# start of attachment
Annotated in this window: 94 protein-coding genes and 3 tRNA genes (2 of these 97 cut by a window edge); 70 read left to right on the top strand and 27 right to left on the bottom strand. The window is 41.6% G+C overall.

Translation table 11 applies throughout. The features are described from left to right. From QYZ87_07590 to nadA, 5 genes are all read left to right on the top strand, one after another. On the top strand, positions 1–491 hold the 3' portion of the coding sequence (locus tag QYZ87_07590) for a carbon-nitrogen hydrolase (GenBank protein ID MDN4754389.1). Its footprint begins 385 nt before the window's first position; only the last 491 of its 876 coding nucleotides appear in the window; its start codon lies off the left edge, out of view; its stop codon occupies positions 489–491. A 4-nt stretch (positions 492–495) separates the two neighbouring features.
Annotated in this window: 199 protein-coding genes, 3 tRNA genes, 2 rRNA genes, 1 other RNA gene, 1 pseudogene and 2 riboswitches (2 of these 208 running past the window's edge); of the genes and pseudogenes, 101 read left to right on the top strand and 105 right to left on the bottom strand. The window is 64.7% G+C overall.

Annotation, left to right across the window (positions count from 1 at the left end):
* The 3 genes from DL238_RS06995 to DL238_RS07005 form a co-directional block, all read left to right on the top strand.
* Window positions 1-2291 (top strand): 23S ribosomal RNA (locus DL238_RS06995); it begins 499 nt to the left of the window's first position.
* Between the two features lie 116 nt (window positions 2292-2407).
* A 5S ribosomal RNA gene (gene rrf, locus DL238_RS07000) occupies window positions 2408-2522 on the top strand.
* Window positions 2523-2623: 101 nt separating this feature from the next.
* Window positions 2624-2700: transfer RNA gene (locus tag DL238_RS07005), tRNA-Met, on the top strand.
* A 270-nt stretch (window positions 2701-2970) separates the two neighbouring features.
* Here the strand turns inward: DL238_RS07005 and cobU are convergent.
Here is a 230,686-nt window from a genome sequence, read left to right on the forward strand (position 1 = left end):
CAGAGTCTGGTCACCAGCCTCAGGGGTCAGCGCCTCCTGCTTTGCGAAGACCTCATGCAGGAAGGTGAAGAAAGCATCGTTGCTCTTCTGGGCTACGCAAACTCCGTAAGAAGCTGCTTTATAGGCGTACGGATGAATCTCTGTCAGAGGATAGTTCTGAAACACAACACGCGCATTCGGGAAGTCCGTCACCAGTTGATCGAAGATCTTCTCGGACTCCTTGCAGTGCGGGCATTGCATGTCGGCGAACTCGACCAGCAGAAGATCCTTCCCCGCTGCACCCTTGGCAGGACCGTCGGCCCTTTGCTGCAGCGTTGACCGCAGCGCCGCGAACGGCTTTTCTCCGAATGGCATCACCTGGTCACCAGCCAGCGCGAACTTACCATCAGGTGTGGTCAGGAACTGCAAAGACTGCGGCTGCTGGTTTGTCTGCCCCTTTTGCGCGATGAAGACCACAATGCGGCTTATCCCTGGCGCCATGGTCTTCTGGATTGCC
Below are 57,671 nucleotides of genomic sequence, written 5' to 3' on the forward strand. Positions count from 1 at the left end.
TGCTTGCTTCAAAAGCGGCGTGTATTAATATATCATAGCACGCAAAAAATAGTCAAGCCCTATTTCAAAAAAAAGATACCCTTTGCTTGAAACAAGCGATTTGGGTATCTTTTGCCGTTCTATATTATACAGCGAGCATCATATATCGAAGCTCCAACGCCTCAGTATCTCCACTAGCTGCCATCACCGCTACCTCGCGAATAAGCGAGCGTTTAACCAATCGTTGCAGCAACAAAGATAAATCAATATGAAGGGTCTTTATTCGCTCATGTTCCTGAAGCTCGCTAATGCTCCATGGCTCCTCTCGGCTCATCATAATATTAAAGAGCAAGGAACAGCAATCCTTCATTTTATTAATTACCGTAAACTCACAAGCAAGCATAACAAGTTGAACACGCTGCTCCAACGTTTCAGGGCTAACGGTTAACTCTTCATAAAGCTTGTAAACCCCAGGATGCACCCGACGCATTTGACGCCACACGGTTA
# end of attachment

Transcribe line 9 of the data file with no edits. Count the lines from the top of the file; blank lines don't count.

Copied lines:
* Window positions 2523-2623: 101 nt separating this feature from the next.